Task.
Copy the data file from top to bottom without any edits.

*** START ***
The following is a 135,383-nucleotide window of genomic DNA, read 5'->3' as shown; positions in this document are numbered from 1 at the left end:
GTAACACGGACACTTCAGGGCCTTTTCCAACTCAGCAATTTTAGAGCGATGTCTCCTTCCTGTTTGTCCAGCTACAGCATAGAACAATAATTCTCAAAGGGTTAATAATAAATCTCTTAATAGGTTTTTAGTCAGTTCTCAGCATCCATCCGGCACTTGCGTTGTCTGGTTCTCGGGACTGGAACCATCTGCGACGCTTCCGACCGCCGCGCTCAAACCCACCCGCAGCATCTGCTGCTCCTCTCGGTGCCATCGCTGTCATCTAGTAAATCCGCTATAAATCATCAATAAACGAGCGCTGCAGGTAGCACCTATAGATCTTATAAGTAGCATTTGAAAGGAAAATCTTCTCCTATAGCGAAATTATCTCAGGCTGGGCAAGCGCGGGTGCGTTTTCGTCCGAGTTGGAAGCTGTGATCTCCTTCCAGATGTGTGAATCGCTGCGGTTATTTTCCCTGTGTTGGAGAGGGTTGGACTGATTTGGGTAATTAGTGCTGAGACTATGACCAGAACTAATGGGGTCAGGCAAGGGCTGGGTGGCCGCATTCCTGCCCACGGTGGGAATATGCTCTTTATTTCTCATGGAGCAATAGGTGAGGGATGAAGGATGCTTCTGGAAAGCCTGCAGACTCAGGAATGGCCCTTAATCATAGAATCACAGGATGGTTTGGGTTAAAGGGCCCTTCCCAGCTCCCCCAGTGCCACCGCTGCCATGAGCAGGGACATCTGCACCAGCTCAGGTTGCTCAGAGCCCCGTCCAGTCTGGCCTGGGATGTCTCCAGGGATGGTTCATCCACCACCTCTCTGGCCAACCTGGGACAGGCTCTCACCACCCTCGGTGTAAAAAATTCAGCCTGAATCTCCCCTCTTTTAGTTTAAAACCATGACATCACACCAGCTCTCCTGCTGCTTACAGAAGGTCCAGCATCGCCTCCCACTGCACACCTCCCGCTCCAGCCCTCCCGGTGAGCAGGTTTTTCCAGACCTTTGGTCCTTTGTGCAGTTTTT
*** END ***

The following is a 135,383-nucleotide window of genomic DNA, read 5'->3' as shown; positions in this document are numbered from 1 at the left end:
GTAACACGGACACTTCAGGGCCTTTTCCAACTCAGCAATTTTAGAGCGATGTCTCCTTCCTGTTTGTCCAGCTACAGCATAGAACAATAATTCTCAAAGGGTTAATAATAAATCTCTTAATAGGTTTTTAGTCAGTTCTCAGCATCCATCCGGCACTTGCGTTGTCTGGTTCTCGGGACTGGAACCATCTGCGACGCTTCCGACCGCCGCGCTCAAACCCACCCGCAGCATCTGCTGCTCCTCTCGGTGCCATCGCTGTCATCTAGTAAATCCGCTATAAATCATCAATAAACGAGCGCTGCAGGTAGCACCTATAGATCTTATAAGTAGCATTTGAAAGGAAAATCTTCTCCTATAGCGAAATTATCTCAGGCTGGGCAAGCGCGGGTGCGTTTTCGTCCGAGTTGGAAGCTGTGATCTCCTTCCAGATGTGTGAATCGCTGCGGTTATTTTCCCTGTGTTGGAGAGGGTTGGACTGATTTGGGTAATTAGTGCTGAGACTATGACCAGAACTAATGGGGTCAGGCAAGGGCTGGGTGGCCGCATTCCTGCCCACGGTGGGAATATGCTCTTTATTTCTCATGGAGCAATAGGTGAGGGATGAAGGATGCTTCTGGAAAGCCTGCAGACTCAGGAATGGCCCTTAATCATAGAATCACAGGATGGTTTGGGTTAAAGGGCCCTTCCCAGCTCCCCCAGTGCCACCGCTGCCATGAGCAGGGACATCTGCACCAGCTCAGGTTGCTCAGAGCCCCGTCCAGTCTGGCCTGGGATGTCTCCAGGGATGGTTCATCCACCACCTCTCTGGCCAACCTGGGACAGGCTCTCACCACCCTCGGTGTAAAAAATTCAGCCTGAATCTCCCCTCTTTTAGTTTAAAACCATGACATCACACCAGCTCTCCTGCTGCTTACAGAAGGTCCAGCATCGCCTCCCACTGCACACCTCCCGCTCCAGCCCTCCCGGTGAGCAGGTTTTTCCAGACCTTTGGTCCTTTGTGCAGTTTTT